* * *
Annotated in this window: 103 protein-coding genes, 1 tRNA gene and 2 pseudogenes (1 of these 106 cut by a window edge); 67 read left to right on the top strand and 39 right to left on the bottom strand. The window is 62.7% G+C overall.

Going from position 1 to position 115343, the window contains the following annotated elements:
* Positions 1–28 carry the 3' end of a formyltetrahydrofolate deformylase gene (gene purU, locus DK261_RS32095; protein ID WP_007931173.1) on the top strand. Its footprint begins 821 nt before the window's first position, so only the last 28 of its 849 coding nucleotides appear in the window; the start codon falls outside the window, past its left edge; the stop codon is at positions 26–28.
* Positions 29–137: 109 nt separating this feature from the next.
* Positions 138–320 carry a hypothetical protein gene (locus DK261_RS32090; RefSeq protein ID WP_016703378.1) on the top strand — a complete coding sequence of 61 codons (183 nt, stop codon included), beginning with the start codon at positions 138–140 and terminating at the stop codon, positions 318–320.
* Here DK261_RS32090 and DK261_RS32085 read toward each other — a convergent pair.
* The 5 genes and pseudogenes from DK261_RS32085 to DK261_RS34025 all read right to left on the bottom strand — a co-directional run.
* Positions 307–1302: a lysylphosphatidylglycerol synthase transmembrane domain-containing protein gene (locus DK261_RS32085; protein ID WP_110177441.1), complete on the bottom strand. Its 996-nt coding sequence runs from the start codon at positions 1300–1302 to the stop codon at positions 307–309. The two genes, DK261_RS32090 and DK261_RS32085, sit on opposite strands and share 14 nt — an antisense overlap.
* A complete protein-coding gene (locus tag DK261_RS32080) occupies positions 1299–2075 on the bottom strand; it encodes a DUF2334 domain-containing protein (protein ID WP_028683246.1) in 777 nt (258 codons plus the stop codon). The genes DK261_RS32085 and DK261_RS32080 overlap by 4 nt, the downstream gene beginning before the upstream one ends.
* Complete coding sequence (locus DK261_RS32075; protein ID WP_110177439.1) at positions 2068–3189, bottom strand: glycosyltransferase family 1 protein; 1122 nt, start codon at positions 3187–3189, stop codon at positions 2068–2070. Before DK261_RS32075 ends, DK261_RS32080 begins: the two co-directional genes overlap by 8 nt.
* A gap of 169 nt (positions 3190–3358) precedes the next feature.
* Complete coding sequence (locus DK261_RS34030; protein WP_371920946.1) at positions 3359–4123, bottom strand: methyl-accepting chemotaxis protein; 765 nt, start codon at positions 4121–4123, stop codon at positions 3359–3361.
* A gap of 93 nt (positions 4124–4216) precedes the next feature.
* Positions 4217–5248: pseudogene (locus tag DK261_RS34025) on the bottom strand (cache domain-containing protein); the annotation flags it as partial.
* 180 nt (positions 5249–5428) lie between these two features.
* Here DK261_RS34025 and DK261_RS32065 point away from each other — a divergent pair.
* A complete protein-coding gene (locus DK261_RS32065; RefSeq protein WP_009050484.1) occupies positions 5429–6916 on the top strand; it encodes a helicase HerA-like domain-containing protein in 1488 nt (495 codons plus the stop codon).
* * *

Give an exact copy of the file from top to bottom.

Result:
Annotated in this window: 103 protein-coding genes, 1 tRNA gene and 2 pseudogenes (1 of these 106 cut by a window edge); 67 read left to right on the top strand and 39 right to left on the bottom strand. The window is 62.7% G+C overall.

Going from position 1 to position 115343, the window contains the following annotated elements:
* Positions 1–28 carry the 3' end of a formyltetrahydrofolate deformylase gene (gene purU, locus DK261_RS32095; protein ID WP_007931173.1) on the top strand. Its footprint begins 821 nt before the window's first position, so only the last 28 of its 849 coding nucleotides appear in the window; the start codon falls outside the window, past its left edge; the stop codon is at positions 26–28.
* Positions 29–137: 109 nt separating this feature from the next.
* Positions 138–320 carry a hypothetical protein gene (locus DK261_RS32090; RefSeq protein ID WP_016703378.1) on the top strand — a complete coding sequence of 61 codons (183 nt, stop codon included), beginning with the start codon at positions 138–140 and terminating at the stop codon, positions 318–320.
* Here DK261_RS32090 and DK261_RS32085 read toward each other — a convergent pair.
* The 5 genes and pseudogenes from DK261_RS32085 to DK261_RS34025 all read right to left on the bottom strand — a co-directional run.
* Positions 307–1302: a lysylphosphatidylglycerol synthase transmembrane domain-containing protein gene (locus DK261_RS32085; protein ID WP_110177441.1), complete on the bottom strand. Its 996-nt coding sequence runs from the start codon at positions 1300–1302 to the stop codon at positions 307–309. The two genes, DK261_RS32090 and DK261_RS32085, sit on opposite strands and share 14 nt — an antisense overlap.
* A complete protein-coding gene (locus tag DK261_RS32080) occupies positions 1299–2075 on the bottom strand; it encodes a DUF2334 domain-containing protein (protein ID WP_028683246.1) in 777 nt (258 codons plus the stop codon). The genes DK261_RS32085 and DK261_RS32080 overlap by 4 nt, the downstream gene beginning before the upstream one ends.
* Complete coding sequence (locus DK261_RS32075; protein ID WP_110177439.1) at positions 2068–3189, bottom strand: glycosyltransferase family 1 protein; 1122 nt, start codon at positions 3187–3189, stop codon at positions 2068–2070. Before DK261_RS32075 ends, DK261_RS32080 begins: the two co-directional genes overlap by 8 nt.
* A gap of 169 nt (positions 3190–3358) precedes the next feature.
* Complete coding sequence (locus DK261_RS34030; protein WP_371920946.1) at positions 3359–4123, bottom strand: methyl-accepting chemotaxis protein; 765 nt, start codon at positions 4121–4123, stop codon at positions 3359–3361.
* A gap of 93 nt (positions 4124–4216) precedes the next feature.
* Positions 4217–5248: pseudogene (locus tag DK261_RS34025) on the bottom strand (cache domain-containing protein); the annotation flags it as partial.
* 180 nt (positions 5249–5428) lie between these two features.
* Here DK261_RS34025 and DK261_RS32065 point away from each other — a divergent pair.
* A complete protein-coding gene (locus DK261_RS32065; RefSeq protein WP_009050484.1) occupies positions 5429–6916 on the top strand; it encodes a helicase HerA-like domain-containing protein in 1488 nt (495 codons plus the stop codon).